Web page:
Difference between revisions of "Julian Assange"

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Revision as of 17:45, 24 June 2013

Julian Assange.jpg

Julian Assange (1971 - ) is an Australian hacker and activist, best known as the founder of the controversial liberal website Wikileaks, a repository of leaked government documents. Assange actively tries to undermine various western governments, especially that of the United States, by releasing classified material via his website. He studied physics and mathematics at the University of Melbourne. He wrote Strobe, the first free and open-source port scanner, and contributed to the book Underground: Tales of Hacking, Madness and Obsession on the Electronic Frontier.[1]

Prior to WikiLeaks, Assange was involved with an organization of computer hackers and was arrested for his involvement with the group in 1991. After the arrest, he became an independent programmer. Most of the software he produced was designed to keep whistleblowers and dissidents anonymous.

As of November 18, 2010, there is a warrant out for his arrest in Sweden. Assange was previously investigated for rape, but the charges were ultimately dropped. However, there is an international warrant for Assange, as he is wanted for questioning in Sweden in relation to a rape investigation. On June 19, 2012, Ricardo Patiño, the Ecuadorian foreign minister, announced that Assange had applied for political asylum and that the Ecuadorian government was analysing his request. At that time, Assange was in the Ecuadorian Embassy in London.[2][3] On August 16, Patiño announced that the Ecuadorian government was granting Assange political asylum.[4] It is not clear how, if ever, Assange will be able to leave the Ecuadorian Embassy grounds.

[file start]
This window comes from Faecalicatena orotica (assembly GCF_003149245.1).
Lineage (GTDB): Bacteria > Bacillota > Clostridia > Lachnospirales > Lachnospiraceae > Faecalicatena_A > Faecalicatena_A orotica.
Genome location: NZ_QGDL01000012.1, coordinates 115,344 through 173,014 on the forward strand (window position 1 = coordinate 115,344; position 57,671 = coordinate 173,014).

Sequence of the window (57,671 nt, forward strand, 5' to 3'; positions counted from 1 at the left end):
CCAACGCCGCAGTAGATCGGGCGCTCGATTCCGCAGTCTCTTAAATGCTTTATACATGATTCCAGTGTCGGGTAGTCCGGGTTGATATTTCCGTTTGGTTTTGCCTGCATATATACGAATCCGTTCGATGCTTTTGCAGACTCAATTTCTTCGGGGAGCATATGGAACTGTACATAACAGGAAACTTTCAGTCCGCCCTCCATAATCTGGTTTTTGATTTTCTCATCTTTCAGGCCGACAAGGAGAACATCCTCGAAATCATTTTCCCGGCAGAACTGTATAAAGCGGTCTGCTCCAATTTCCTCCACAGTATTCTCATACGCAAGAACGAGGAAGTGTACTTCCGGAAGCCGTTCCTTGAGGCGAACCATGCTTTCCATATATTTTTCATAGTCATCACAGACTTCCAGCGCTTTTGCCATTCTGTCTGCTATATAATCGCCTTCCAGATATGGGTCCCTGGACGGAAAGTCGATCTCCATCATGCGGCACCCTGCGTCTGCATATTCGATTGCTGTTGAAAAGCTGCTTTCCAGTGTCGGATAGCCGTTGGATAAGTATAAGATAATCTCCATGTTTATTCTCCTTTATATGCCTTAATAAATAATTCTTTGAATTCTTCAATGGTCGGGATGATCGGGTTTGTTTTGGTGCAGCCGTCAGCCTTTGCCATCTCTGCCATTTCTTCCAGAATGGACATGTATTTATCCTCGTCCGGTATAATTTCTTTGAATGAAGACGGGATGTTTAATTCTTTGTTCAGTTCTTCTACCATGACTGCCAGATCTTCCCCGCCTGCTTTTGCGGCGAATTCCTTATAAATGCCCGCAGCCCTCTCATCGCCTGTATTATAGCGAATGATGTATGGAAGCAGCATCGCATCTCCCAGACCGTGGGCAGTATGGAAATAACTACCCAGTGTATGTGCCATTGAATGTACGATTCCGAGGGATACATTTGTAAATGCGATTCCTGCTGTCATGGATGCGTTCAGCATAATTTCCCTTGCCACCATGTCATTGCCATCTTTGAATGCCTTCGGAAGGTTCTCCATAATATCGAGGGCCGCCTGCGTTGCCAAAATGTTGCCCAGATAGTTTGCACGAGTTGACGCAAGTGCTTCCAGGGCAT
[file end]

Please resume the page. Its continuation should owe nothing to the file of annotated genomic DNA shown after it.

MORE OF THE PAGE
His anarchistic hope is that faith in government will decline and individuals will take on more personal responsibilities for their lives.[5] It is not clear how exposing classified documents of democratic countries will encourage people to become more responsible for their lives.

Assange has a 20-year-old son in Australia.

Political reaction

On November 30, 2010, Sarah Palin called for Assange to be pursued "with the same urgency we pursue al-Qaeda and Taliban leaders".[6]

On December 1, 2010, Mike Huckabee said those behind the leak of the cables should be executed.[7]

See also


  1. http://www.ted.com/speakers/julian_assange.html
  2. "Julian Assange pide asilo político en embajada de Ecuador en Londres", El Comercio. Retrieved on September 17, 2012. (es) 
  3. Hough, Andrew. "Julian Assange: WikiLeaks founder seeks political asylum from Ecuador", Daily Telegraph, 19 June 2012. 
  4. Declaración del Gobierno de la República del Ecuador sobre la solicitud de asilo de Julian Assange (Spanish)
  5. http://pubrecord.org/world/8634/thoughts-about-julian-assange-wikileaks/
  6. Sarah Palin: hunt WikiLeaks founder like al-Qaeda and Taliban leaders. Telegraph.co.uk. Retrieved on September 17, 2012.
  7. US embassy cables culprit should be executed, says Mike Huckabee, The Guardian, December 1, 2010, Haroon Sidiqqui. "Mike Huckabee said, 'Whoever in our government leaked that information is guilty of treason, and I think anything less than execution is too kind a penalty'"